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So You're Serious About Switching Careers?

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Whether you started down the wrong path years ago and never turned back, or have been longing for a change of scenery lately, you can rest assured that you’re far from the only person who thinks they’re in the wrong job. Our own research for our Q4 2016 Employment Monitor, out today, shows that half of people surveyed feel that they are in the wrong career.

So, what steps can you take to make sure you stick to your promise of finding a new career?

Figure Out What You Want To Do

While some people feel as though they have a destiny to fulfil and know exactly what they were put on this Earth to do, many others feel lost and unsure of what path they want to take. It goes without saying that this can be a major obstacle in finding your dream job, but not just because you’re unsure where to go. It’s hard to risk everything you’ve built over the past few years for a chance to find something you can’t even identify. But if you stick with your current job, all you’re really doing is slowly working your way up the ladder and further into a hole.

If you really want to switch careers, then you need to figure out what it is you want to do. This may be as simple as thinking about what it is you excel at or enjoy. Or it could take a little more effort, such as taking on new responsibilities in your current role, or experimenting with part-time or freelance work. However you choose to figure it out, the only way to get that elusive dream job is to figure out where it is you want to go. 

Identify Your Transferable Skills

Even if you have been working the wrong job for years, you’ve still managed to rack up some experience. Regardless of how far removed your dream job is from your current job, the likelihood is that at least some of these skills will transfer over. You can get an idea of the skills you need to focus on by searching through existing job ads, which will help you identify the skills you already have, as well as those you need to develop.

Unfortunately, these skills alone are rarely enough to land you your dream role, but they can be enough to get your foot in the door. While you may not be able to switch directly into your ideal position, finding a job in the same sector that is similar to your existing role can help you bridge the gap in your experience, and take you one step closer to your dream job.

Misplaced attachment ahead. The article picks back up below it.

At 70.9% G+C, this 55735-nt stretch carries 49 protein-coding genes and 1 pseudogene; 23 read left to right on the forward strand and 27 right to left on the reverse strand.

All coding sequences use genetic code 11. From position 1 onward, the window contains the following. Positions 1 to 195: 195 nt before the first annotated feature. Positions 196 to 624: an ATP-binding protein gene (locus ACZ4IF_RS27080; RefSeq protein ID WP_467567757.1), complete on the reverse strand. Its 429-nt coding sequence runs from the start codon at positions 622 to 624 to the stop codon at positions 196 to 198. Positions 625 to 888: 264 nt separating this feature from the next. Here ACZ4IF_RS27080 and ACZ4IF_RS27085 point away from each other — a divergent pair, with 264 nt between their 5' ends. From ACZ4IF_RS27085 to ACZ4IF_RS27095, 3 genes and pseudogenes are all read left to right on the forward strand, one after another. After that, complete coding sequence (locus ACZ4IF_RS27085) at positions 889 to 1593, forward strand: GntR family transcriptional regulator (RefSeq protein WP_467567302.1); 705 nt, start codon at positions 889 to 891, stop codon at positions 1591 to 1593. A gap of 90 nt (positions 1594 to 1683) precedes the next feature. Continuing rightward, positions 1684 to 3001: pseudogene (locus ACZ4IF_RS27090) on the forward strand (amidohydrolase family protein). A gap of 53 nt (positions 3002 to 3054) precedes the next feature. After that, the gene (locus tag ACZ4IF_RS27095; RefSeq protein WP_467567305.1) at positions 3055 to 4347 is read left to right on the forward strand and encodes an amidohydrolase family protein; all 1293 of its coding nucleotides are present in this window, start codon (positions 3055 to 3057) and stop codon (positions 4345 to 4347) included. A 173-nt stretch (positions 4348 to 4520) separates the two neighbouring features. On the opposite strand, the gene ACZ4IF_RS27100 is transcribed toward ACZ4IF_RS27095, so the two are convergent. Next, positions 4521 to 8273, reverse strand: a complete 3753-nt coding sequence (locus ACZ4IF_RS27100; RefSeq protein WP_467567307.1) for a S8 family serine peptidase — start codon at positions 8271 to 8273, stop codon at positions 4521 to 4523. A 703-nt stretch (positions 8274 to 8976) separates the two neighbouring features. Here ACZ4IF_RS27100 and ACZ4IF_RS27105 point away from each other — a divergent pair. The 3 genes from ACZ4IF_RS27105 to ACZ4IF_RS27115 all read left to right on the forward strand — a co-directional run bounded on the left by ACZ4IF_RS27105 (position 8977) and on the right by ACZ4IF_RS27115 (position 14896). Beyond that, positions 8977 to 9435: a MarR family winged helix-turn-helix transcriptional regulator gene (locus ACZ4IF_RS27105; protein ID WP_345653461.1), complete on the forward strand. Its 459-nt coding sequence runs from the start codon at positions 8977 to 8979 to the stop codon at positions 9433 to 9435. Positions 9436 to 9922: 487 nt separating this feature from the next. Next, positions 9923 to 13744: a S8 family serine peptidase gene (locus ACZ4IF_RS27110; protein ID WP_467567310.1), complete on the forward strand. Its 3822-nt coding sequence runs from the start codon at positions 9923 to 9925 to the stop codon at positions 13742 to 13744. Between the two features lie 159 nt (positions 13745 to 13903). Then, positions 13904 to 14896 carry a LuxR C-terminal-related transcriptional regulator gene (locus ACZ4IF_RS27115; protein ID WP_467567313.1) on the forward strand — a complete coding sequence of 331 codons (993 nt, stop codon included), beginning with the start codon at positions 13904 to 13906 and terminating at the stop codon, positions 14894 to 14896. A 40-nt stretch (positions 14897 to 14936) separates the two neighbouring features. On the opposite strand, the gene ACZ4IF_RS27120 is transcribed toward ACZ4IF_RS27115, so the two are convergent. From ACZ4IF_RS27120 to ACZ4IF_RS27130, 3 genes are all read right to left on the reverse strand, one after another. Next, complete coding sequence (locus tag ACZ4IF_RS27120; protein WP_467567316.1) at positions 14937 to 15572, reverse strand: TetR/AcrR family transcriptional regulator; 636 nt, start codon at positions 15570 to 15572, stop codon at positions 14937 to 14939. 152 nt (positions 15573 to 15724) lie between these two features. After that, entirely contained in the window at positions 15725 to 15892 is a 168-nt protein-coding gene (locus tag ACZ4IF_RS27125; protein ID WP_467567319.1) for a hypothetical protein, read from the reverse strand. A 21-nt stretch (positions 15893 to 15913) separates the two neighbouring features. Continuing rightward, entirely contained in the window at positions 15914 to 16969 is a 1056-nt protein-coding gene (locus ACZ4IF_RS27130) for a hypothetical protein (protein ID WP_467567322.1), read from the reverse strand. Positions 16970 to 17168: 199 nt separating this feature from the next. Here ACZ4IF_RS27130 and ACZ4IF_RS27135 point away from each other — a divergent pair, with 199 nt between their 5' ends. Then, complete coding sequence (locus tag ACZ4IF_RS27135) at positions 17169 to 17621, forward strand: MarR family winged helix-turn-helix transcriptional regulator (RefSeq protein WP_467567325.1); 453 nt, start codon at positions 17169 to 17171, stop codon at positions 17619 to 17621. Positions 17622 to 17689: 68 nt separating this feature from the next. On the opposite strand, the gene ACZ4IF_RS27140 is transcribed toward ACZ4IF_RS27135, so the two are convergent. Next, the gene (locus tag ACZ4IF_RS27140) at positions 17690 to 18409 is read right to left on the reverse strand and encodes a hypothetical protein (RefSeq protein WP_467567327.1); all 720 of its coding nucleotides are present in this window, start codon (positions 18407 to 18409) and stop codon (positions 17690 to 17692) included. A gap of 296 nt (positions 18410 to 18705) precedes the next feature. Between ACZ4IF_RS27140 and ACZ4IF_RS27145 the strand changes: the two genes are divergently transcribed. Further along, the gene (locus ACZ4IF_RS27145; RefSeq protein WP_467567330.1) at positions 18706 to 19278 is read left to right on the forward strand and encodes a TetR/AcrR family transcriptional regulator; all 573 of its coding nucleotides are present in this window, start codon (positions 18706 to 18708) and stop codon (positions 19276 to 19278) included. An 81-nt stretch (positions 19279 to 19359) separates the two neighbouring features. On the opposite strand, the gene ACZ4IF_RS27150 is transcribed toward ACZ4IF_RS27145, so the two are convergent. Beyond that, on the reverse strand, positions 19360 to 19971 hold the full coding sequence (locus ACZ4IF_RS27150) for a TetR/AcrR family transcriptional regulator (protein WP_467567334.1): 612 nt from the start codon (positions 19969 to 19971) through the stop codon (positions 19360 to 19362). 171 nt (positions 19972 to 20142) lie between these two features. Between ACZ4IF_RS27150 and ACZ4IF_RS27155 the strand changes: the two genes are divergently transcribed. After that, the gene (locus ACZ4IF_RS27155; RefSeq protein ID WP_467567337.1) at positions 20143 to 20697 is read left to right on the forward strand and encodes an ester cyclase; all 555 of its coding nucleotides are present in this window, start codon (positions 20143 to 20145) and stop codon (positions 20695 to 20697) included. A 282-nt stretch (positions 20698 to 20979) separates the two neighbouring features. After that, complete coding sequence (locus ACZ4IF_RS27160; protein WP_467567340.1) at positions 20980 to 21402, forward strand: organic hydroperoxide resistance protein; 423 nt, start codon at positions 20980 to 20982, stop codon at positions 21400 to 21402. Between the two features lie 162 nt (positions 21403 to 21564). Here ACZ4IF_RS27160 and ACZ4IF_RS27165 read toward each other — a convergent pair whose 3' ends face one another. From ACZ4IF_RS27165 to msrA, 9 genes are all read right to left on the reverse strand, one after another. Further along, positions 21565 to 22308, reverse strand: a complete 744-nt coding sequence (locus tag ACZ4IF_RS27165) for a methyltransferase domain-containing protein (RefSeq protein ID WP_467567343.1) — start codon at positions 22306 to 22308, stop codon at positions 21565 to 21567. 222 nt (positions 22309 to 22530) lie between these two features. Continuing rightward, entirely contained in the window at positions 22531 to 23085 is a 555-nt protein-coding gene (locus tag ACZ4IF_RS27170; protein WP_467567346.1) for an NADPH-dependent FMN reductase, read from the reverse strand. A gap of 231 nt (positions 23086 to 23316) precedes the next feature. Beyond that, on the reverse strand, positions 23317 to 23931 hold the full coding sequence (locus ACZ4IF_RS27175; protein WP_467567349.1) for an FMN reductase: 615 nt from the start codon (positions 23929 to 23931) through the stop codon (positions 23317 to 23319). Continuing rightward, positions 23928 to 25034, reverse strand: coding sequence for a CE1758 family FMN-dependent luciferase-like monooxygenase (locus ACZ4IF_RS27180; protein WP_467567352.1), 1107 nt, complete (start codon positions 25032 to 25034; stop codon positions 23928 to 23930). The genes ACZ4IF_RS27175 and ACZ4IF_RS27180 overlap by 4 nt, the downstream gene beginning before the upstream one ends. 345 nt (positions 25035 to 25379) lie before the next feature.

Build Your Network

As we have discussed previously, there is some truth to the phrase “It’s who you know”. A study conducted by sociologist Mark Granovetter found that 56% of people first heard about their current job through an acquaintance. In short, the study concluded that our outer social circles are one of the richest sources of new information. The reason for this is that those in our inner circles have so much in common with us that they expose us to very little new information, be that knowledge or opportunities.

I have personally gotten three jobs through acquaintances: one from a guy I went to college with, and two more from people I used to work with. I’ve also passed on work to 3 people, one of whom I knew for about a week, so the strength of weak ties cannot be underestimated. Furthermore, whether you’re attending events or taking part in online discussions, getting actively involved will give you a much better feel for and understanding of the industry. This will make it much easier to transition when the time comes, as you’ll be aware of what everyone is talking about and join in, rather than constantly asking for explanations or definitions.

Start Working Towards It Now

Regardless of whether you have all the necessary skills or none of them, working on related projects is one of the best ways to prepare yourself for a career switch. Apart from the obvious practical experience you would gain by actually working in that area, side-projects go a long way to showing employers that you are serious about switching careers. This is especially beneficial if your dream job is nothing like your current job, as it reassures employers that you are passionate about the work, rather than making an arbitrary career change for no apparent reason.

Another thing anyone considering a career change should bear in mind is that you will almost definitely have to start off with a lower position and salary than you have now. This is a major deterrent for many people, and can cause problems for people who did not save or change their spending habits to adjust for the loss of wages. It might be disheartening to say goodbye to a salary you’ve gotten used to, especially if you’ve spent years building it up. But with proper planning, preparation, and budgeting, it can be done. If you really are passionate about your new line of work, then you’ll probably work your way up the ladder a lot faster than before too. Even if you don’t, you’ll soon realise that you’re happier with the job you love than the extra cash.

Taking that leap of faith can be daunting, especially since we only have ourselves to blame if we fail. But as scary as the unknown can be, one thing you can be sure of is that you’ll never get your dream job by sticking in the wrong job. You may not think you can compete against people who have been in that field for years, but our Q3 2015 Employment Monitor found that 96% of employers would choose an applicant with a good attitude over one with more experience. So once you know what you really want to do, and that you really want to do it, you may find that a lack of experience was never holding you back at all. 

See what else we found

Learn why two-thirds of people would be willing to take a pay cut, which employee perks are the most popular, and how many people are expecting a pay rise this year in our Q4 2016 Employment Monitor.

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